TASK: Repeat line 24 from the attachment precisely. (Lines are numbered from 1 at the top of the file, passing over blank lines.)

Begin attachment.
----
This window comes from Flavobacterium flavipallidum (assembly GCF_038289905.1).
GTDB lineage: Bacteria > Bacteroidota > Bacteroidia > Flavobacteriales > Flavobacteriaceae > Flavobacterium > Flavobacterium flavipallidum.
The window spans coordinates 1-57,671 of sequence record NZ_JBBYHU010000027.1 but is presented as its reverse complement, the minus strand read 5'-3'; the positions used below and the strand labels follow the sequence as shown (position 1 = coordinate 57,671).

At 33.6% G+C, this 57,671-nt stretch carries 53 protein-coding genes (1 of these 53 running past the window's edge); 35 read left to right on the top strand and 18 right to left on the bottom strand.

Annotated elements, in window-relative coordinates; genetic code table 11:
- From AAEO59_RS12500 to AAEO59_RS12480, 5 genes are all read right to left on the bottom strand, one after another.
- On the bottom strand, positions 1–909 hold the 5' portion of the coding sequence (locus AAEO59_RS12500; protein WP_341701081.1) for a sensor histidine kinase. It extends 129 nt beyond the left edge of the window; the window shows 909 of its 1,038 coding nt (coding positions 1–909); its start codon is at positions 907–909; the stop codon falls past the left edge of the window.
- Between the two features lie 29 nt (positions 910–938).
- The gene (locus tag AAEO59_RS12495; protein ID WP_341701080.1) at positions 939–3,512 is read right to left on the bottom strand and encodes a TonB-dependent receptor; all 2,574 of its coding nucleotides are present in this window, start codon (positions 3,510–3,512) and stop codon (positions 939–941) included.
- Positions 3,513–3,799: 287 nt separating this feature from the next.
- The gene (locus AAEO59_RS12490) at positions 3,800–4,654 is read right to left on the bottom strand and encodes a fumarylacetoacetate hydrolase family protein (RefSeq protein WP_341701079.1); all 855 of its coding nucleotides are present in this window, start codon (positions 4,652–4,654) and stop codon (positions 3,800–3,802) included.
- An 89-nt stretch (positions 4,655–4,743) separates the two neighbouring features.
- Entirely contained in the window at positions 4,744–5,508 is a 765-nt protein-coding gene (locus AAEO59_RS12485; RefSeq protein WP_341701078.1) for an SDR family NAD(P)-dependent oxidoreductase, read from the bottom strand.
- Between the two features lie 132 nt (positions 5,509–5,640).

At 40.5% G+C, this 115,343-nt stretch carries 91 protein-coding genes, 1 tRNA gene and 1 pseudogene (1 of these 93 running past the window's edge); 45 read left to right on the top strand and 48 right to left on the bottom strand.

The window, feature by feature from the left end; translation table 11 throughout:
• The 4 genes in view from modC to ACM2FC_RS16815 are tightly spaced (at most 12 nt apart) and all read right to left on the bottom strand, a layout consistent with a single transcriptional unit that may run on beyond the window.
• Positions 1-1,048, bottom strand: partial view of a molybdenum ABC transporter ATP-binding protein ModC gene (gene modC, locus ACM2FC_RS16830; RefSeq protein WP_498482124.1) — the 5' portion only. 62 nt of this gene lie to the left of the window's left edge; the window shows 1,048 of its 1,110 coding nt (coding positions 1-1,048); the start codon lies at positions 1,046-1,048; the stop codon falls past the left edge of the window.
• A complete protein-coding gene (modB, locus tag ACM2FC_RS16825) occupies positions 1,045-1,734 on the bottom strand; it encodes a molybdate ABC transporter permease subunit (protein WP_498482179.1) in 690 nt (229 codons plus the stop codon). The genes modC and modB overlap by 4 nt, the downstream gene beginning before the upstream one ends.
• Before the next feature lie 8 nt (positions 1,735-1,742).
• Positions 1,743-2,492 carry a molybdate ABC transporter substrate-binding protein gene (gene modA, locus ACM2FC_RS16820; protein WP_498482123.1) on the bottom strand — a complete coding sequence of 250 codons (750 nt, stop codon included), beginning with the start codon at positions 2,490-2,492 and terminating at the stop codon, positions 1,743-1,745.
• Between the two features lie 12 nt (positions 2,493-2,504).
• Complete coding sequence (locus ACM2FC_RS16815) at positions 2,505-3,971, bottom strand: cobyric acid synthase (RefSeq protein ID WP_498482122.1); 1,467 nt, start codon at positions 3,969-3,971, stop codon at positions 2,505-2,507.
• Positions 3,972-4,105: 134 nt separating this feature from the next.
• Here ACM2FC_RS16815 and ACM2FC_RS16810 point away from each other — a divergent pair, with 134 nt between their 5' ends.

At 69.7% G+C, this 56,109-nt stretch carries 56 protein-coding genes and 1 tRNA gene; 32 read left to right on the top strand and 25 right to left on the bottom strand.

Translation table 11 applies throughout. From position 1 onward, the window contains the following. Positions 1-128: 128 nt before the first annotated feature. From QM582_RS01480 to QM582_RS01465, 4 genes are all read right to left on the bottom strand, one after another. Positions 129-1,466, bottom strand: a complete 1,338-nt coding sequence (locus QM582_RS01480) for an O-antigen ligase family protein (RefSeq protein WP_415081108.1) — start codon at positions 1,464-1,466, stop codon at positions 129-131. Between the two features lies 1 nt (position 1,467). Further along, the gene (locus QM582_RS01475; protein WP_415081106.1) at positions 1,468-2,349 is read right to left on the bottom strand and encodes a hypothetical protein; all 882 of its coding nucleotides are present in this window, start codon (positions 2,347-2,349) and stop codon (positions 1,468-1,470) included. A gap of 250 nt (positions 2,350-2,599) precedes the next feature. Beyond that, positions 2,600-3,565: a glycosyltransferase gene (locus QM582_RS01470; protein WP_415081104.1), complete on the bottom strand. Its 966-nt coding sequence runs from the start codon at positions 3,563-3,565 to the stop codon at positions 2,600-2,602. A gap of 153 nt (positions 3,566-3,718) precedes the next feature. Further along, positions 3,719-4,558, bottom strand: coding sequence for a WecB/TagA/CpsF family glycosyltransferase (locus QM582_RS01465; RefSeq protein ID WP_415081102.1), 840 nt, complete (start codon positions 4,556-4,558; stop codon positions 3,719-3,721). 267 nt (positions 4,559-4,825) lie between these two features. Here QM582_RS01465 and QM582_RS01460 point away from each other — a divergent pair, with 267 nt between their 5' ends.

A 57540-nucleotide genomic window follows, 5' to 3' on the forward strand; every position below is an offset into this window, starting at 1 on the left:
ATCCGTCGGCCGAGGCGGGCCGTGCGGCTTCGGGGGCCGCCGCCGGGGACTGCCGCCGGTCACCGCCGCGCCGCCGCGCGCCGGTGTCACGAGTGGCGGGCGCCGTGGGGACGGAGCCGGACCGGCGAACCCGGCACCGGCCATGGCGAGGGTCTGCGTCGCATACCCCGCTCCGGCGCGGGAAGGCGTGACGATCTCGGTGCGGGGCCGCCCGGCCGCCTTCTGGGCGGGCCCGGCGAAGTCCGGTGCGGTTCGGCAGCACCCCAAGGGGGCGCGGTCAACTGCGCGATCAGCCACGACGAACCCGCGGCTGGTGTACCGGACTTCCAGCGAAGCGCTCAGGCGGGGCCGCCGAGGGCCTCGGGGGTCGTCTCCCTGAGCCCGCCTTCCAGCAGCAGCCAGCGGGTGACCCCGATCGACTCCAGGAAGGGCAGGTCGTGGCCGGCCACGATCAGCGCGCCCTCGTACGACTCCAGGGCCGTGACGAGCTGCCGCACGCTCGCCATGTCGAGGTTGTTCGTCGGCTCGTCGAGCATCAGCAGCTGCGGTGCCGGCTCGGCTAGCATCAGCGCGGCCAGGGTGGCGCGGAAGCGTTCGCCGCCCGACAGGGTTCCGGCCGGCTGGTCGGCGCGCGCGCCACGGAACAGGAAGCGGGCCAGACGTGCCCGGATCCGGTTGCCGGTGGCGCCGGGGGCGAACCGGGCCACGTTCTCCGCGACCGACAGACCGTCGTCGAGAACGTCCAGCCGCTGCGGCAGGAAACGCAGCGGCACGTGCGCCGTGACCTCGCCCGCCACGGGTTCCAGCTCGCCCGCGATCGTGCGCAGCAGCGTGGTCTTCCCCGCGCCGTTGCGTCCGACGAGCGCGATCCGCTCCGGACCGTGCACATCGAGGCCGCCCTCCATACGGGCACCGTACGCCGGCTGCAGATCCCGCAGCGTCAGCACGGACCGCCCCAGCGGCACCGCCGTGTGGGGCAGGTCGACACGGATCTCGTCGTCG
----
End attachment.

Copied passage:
• Positions 3,972-4,105: 134 nt separating this feature from the next.